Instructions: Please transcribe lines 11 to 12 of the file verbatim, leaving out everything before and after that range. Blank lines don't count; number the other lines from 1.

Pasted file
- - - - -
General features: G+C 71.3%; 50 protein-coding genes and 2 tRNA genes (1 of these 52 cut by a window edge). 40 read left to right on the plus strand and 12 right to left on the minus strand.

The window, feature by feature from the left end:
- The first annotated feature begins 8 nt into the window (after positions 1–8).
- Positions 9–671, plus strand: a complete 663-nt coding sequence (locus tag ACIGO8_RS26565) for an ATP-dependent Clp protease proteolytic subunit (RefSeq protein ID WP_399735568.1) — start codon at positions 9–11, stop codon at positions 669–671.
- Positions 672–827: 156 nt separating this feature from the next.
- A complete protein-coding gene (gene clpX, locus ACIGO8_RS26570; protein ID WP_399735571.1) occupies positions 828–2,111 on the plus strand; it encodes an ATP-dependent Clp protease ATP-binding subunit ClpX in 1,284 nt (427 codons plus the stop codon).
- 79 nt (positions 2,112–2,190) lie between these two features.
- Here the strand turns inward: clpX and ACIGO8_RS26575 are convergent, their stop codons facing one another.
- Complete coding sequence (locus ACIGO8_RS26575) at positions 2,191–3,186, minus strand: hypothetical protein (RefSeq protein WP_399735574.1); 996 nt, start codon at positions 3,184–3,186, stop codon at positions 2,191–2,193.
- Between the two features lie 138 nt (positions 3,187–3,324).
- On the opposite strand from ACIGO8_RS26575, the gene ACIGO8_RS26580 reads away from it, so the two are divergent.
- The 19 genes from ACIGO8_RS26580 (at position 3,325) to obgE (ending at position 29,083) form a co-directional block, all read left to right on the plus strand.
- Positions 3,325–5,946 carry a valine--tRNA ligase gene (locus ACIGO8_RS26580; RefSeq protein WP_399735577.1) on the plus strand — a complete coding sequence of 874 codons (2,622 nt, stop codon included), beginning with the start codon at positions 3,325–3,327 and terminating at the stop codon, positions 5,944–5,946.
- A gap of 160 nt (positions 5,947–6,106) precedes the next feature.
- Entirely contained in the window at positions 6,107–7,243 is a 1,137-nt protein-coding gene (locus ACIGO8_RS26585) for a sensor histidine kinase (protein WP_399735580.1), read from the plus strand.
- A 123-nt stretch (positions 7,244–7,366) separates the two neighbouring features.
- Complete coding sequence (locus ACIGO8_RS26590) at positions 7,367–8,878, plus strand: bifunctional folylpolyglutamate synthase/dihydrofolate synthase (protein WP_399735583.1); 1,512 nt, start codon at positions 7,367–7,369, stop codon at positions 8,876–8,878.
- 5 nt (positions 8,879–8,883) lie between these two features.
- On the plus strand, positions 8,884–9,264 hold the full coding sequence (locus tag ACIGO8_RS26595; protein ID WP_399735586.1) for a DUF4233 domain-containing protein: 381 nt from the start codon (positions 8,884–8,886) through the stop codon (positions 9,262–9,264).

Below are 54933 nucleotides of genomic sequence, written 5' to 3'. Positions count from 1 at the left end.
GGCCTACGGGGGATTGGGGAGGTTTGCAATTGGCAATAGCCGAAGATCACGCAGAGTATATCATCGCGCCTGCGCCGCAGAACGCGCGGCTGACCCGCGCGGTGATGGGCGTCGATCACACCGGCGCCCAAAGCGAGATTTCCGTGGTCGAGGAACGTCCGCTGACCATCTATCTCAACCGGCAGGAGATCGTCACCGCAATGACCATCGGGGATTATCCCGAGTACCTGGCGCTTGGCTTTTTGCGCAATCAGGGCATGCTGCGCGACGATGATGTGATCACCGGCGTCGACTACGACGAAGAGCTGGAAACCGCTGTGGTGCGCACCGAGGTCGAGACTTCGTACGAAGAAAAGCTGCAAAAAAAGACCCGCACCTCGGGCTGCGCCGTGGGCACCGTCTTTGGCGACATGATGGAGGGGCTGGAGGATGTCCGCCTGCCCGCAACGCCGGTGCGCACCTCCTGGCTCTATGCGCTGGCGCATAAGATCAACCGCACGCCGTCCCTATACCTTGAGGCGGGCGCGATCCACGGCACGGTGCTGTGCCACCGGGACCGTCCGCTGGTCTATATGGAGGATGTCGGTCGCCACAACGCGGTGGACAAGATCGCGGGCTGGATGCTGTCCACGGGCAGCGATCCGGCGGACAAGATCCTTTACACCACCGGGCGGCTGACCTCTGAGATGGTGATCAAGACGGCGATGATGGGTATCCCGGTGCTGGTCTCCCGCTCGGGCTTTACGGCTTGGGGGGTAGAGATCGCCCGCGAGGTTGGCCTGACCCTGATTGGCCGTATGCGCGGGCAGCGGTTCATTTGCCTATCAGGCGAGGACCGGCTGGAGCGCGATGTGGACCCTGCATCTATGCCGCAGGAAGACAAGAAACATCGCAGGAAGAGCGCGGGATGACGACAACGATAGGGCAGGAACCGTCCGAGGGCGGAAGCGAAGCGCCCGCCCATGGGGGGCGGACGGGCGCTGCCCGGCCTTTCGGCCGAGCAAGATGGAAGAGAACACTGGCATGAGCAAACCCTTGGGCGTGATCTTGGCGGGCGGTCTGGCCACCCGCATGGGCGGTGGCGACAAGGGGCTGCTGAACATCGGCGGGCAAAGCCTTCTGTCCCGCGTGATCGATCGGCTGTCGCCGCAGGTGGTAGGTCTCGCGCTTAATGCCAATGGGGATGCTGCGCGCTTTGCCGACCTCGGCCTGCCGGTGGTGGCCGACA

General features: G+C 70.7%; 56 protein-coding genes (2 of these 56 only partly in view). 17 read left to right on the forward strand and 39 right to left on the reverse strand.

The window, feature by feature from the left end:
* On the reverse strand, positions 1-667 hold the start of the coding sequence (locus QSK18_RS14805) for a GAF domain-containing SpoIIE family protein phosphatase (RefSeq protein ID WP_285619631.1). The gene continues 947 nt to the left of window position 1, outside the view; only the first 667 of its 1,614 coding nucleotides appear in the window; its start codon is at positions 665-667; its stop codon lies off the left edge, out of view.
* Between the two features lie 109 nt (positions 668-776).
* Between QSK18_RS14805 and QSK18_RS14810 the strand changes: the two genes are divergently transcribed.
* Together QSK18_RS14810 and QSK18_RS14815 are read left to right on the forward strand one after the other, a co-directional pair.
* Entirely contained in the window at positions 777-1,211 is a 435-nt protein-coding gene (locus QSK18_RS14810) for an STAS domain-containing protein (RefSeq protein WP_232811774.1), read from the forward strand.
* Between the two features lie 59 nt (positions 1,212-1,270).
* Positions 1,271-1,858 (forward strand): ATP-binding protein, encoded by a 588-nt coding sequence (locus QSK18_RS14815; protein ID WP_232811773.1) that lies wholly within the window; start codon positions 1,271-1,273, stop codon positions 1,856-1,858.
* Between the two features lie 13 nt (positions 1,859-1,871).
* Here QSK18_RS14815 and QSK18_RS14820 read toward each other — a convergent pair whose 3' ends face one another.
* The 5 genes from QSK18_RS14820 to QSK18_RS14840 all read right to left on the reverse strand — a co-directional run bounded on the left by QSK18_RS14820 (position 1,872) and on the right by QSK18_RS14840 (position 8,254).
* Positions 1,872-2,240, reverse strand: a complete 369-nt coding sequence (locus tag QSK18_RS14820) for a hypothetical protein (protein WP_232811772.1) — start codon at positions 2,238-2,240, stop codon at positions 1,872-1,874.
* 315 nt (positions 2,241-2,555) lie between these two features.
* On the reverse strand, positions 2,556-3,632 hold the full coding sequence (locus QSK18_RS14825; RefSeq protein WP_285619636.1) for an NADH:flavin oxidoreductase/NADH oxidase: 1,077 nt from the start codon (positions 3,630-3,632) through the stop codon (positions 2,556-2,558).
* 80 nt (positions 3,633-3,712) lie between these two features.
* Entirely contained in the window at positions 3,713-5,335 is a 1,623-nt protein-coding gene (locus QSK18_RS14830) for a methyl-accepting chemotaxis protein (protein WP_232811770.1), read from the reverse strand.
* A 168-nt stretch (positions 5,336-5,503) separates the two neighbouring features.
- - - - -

- On the opposite strand from ACIGO8_RS26575, the gene ACIGO8_RS26580 reads away from it, so the two are divergent.
- The 19 genes from ACIGO8_RS26580 (at position 3,325) to obgE (ending at position 29,083) form a co-directional block, all read left to right on the plus strand.